Research Methodology and Rationalization

The recent past has witnessed a shift towards the gradual eradication of gender stereotypes in children’s clothing and toys (Halim, 2013). Toys R Us and Wal-Mart have been on the front line in this campaign to tone down their marketing strategies that are gender specific with regard to children. Gender based beddings for children have also experienced  a tremendous reduction as large retail companies have opted to face out the use of gender based colors such as blue and pink to distinguish girls’ and boys‘ preferences respectively.

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Likewise, many government departments have erased the concept of labeling homes, toyshops and entertainment facilities for children using gender based criteria. Wong and Hines (2015) assert that the majority of companies are continuously responding to their social media critics who have embarked on an aggressive campaign to limit and eventually eradicate gender specific apparel and toys for children. Since social media is a powerful marketing tool in reaching out to potential clientele and positively influencing them, major companies have currently resorted to marketing non-gender apparel and toys for children in a bid to woo many more potential clients.

Several researches have revealed that competition in the retail business has compelled many companies to follow suit in eliminating the stereotypes that would rather have gender based clothing and toys for children. This situation is compounded further by the decision of large multinationals such as Toys for Us and Wal-Mart to lead the way in selling children merchandise that has no gender based affiliation. Psychologists have also been at the forefront in applauding this move by large multinationals, where they cite the removal of gender labels as a fundamental step in the total obliteration of gender stereotypes. Monmouth University psychologist Lisa Dinella indicated the power of color in influencing the choice of children with regard to apparel and toys. She discerned that young girls were more likely to choose airplane and truck toys if such toys were colored pink. This goes to show the influence that color has on the choice of toys by children.


The concept of gender segmentation has over the years led to young boys and girls desisting from playing together at much younger ages. This stereotyped rigidity of gender roles is both unhealthy and detrimental to the growth and development of children and their consequent relationship with each other later in life. It should be noted that both females and males have distinct similarities, which they can positively share and expound in the absence of such stereotype mentality of likes and dislikes.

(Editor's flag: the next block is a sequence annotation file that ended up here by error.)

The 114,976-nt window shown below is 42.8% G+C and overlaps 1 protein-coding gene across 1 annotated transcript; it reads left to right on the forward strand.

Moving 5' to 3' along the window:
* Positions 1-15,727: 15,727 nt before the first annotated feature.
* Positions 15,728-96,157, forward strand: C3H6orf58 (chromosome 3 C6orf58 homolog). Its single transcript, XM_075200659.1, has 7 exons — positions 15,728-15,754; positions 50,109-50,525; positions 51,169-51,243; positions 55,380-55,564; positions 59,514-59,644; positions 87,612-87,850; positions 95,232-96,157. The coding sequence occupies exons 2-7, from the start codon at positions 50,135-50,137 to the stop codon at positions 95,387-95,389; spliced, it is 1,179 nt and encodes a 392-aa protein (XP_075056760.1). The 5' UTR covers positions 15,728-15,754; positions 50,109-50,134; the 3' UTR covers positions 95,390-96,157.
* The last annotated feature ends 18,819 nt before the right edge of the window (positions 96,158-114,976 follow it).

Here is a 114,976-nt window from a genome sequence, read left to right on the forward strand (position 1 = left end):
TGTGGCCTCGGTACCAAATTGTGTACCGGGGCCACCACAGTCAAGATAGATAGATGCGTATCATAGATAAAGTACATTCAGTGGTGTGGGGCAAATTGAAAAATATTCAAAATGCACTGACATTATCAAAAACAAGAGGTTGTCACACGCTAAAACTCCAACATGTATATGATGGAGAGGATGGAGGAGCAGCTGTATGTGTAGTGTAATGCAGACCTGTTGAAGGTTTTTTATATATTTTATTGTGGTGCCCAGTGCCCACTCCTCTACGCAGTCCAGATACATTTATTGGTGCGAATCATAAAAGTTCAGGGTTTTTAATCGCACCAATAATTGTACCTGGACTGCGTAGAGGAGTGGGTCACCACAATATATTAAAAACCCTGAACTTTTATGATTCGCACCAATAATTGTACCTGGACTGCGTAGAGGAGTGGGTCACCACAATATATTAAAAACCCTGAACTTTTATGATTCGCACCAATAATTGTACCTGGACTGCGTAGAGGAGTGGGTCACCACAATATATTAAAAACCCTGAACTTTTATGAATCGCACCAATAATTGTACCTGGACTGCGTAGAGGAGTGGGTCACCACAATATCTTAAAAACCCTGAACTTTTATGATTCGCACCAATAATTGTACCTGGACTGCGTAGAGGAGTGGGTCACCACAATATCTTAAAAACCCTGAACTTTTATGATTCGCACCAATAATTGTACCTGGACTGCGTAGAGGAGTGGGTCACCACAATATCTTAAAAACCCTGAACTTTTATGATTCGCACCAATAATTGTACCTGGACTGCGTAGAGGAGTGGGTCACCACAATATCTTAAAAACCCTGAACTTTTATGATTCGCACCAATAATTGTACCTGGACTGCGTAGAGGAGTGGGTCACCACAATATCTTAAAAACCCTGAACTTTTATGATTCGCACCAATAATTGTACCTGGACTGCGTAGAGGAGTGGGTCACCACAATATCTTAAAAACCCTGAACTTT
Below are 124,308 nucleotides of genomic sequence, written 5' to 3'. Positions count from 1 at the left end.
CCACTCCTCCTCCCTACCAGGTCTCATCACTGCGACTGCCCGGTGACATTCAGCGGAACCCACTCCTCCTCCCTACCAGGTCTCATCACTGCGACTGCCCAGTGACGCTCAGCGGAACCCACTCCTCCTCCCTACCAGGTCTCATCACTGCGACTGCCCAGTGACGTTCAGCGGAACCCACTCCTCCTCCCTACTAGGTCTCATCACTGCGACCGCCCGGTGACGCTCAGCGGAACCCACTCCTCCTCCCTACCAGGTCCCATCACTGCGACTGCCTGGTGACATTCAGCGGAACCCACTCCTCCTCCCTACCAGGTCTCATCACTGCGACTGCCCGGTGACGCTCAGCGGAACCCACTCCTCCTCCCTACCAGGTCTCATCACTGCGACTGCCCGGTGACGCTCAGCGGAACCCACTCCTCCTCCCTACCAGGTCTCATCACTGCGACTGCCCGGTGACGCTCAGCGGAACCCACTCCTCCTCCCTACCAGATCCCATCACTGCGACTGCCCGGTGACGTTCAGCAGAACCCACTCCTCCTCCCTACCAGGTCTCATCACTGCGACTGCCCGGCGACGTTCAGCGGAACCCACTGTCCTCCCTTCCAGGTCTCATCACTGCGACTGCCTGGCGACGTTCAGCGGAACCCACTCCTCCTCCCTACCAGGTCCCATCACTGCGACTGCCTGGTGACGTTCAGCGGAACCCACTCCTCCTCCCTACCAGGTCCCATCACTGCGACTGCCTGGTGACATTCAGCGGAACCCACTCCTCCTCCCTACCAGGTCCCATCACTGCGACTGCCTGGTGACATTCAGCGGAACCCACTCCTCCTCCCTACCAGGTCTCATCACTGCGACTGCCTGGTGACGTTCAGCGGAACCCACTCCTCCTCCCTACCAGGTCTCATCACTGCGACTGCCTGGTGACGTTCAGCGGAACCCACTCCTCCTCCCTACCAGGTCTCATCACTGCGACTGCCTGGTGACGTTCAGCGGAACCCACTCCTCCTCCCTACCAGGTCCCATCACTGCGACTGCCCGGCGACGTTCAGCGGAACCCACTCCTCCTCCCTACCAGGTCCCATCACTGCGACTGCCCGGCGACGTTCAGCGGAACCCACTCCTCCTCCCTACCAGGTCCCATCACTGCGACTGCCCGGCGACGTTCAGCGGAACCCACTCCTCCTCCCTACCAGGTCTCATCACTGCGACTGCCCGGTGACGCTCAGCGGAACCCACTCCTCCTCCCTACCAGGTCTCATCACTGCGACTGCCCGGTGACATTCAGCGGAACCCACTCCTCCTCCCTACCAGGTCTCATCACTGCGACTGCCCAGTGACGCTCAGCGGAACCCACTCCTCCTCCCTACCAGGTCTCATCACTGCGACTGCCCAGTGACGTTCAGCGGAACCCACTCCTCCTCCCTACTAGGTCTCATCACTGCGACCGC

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According to Dinella, much of the social inequality processes have in recent times markedly and primarily been caused by the marketing strategies that tend to normalize the aspect of female and male differences. This normalization is initially instilled in children through the choice of their clothes and toys. It is subsequently extended later in life to such children’s characteristics, occupations and future roles.

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  1. Halim, M. L., Ruble, D., Tamis‐LeMonda, C., & Shrout, P. E. (2013). Rigidity in gender‐typed behaviors in early childhood: A longitudinal study of ethnic minority children. Child development, 84(4), 1269-1284.
  2. Trawick-Smith, J., Wolff, J., Koschel, M., & Vallarelli, J. (2015). Effects of toys on the play quality of preschool children: Influence of gender, ethnicity, and socioeconomic status. Early Childhood Education Journal, 43(4), 249-256.
  3. Vasquez, V. M. (2014). Negotiating critical literacies with young children. Routledge.
  4. Weisgram, E. S., Fulcher, M., & Dinella, L. M. (2014). Pink gives girls permission: Exploring the roles of explicit gender labels and gender-typed colors on preschool children’s toy preferences. Journal of Applied Developmental Psychology, 35(5), 401-409.
  5. Wong, W. I., & Hines, M. (2015). Effects of gender color-coding on toddlers’ gender-typical toy play. Archives of sexual behavior, 44(5), 1233-1242.